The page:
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The Dreaded Co-op Horror: History

The Dreaded Co-op Horror: History

The Dreaded Co-op Horror: History

Survival horror games have been around for quite a while now, even predating Resident Evil series. I personally consider the original Alone in the Dark to be the pioneer of the genre, but others would argue that Capcom’s Sweet Home is the founder of what we now consider to be the “Survival Horror”. What I intend to cover is the evolution of the genre, up to what I expect to see in the not so distant future.
When typically speaking on the topic, it’s hard not to mention the Resident Evil franchise. It easily grew to popularity due to its cinematic style of gameplay, which could easily be described as a mix between a budget film, and a stage play oppressed with aspiring actors.

Although the game was extremely unconvincing, it still somehow managed to actually be unnerving. Perhaps it was the mixture of the music and creaky muffled sound effects, or just the all-around scenario the game placed you in. Regardless, you always felt vulnerable. Sure you had weapons, but never enough ammo to properly defend yourself. Yeah you could run, but the mansion was very narrow and left you no room to maneuvers around or from your enemies. This caused you to feel defenseless at almost all times. Elements such as this, coupled with extremely scarce resources, helped to make sure you never felt too powerful.

I can remember my first time entering a room only to be greeted by the sound of a shuffling zombie moaning about. The camera was placed in such a way that I couldn’t see where he was, and caused me to quickly jump into the menu and equip my virgin shotgun.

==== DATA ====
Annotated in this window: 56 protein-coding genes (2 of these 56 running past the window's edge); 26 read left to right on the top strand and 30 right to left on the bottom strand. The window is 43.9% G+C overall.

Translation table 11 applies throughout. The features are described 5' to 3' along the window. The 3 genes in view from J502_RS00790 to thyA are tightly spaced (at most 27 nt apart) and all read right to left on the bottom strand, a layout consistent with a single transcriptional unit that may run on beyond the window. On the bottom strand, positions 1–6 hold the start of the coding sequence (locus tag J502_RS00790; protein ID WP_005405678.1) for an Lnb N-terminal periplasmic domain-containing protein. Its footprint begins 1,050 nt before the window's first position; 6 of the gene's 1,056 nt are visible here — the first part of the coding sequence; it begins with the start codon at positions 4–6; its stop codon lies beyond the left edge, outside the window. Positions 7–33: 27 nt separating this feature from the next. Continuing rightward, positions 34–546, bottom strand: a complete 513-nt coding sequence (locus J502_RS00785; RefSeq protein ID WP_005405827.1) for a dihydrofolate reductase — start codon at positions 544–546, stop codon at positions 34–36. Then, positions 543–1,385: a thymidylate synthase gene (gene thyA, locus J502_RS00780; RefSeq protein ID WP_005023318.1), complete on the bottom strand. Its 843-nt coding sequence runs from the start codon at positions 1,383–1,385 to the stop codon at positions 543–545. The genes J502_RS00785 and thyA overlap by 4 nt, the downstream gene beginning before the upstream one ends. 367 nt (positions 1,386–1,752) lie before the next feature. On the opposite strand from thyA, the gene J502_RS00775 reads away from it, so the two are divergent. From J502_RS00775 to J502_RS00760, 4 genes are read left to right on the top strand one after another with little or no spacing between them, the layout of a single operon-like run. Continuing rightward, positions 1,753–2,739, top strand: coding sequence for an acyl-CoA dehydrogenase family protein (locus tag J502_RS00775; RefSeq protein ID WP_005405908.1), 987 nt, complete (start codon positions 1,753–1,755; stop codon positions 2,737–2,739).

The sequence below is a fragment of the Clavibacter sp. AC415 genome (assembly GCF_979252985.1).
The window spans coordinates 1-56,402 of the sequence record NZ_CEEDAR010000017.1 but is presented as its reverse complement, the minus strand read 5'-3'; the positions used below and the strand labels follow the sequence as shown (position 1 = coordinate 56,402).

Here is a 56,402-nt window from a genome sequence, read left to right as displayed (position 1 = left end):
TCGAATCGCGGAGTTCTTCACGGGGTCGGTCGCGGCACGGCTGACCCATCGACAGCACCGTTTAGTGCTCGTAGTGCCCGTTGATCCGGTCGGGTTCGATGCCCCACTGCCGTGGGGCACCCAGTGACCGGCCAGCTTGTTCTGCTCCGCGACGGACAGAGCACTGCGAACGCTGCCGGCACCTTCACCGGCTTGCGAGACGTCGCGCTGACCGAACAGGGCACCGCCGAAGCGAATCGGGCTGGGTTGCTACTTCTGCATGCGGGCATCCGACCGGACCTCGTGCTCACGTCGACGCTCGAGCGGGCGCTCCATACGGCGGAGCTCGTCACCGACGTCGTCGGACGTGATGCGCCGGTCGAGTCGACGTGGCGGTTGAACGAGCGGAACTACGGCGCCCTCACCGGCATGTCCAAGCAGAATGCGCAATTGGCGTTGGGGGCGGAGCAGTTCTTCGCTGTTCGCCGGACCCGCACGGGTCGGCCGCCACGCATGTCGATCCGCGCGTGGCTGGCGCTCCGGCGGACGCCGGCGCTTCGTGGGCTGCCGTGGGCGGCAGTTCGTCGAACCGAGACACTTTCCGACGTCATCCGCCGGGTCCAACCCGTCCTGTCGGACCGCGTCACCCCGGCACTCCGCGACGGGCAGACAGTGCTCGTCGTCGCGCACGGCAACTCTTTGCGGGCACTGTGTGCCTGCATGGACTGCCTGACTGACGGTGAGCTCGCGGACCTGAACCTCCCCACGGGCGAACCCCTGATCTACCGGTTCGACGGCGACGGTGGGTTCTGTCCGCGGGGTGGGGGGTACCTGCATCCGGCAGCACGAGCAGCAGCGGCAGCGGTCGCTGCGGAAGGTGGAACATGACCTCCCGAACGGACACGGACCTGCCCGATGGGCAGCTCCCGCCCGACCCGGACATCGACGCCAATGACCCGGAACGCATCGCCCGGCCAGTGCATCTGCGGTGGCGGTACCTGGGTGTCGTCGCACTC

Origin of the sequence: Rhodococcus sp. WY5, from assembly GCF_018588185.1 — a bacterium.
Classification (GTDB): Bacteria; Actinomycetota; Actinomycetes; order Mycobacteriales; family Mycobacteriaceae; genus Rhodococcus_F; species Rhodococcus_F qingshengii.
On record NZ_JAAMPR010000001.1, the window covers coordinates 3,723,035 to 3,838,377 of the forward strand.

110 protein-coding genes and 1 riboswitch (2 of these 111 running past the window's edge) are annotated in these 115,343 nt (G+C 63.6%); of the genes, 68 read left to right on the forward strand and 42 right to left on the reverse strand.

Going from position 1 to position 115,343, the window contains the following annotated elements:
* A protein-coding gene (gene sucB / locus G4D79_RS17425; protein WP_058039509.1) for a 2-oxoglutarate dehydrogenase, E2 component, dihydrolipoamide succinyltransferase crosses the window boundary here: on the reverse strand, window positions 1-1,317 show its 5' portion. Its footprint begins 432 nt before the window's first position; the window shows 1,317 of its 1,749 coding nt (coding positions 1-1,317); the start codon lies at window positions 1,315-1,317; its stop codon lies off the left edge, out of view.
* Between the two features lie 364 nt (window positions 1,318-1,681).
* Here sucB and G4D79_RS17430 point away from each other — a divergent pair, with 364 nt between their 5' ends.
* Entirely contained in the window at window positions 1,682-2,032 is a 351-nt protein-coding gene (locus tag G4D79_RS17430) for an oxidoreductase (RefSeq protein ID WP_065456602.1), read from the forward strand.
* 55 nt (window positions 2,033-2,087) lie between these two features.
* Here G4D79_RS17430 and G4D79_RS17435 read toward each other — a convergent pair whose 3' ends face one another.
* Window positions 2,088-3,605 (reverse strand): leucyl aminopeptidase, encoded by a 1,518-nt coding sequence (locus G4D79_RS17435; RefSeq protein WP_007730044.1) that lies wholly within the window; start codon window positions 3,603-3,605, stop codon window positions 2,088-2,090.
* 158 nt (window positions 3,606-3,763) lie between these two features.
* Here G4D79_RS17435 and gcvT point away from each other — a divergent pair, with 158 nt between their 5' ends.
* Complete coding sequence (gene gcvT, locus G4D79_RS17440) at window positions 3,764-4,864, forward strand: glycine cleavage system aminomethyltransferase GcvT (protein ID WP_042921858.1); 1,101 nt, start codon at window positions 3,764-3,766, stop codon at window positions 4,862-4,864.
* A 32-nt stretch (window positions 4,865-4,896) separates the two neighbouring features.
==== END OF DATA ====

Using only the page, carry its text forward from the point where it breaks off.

Scenarios such as this play on your psyche, causing you to equip stronger weapons, or even use a green herb (Health) just to feel safe. These well scripted and executed situations made us all fall in love with the series and the genre, only to leave us begging for more.

So how do you capture that essence of fear and share it with a friend?

Hydravision Entertainment released Obscure back in 2003, with the intention of capturing all of that heart racing anxiety with a buddy. The concept sounds great on paper, especially with the insane amount of teenage slasher films that plague the US, but it was poorly executed. While the game was designed for a single player, it needlessly allows for two players. In no way does it accommodate for either or, which causes the game to seem lifeless and clumsily developed. There is some fun to be had in Obscure, but it’s just not scary with a computer A.I partner or a friend looming over your shoulder with nothing relevant to bring to the table. At no point do you feel as two people trapped in a hopeless scenario with nothing to rely on but one another. The game went under the radar unnoticed by many, and eventually made a sequel a few years later. Needless to say, it did nothing to redeem itself, and in some cases botched what made the original unique and charming. What this game can be credited for, is stepping outside the comfort zone of the typical survival horror to take a chance.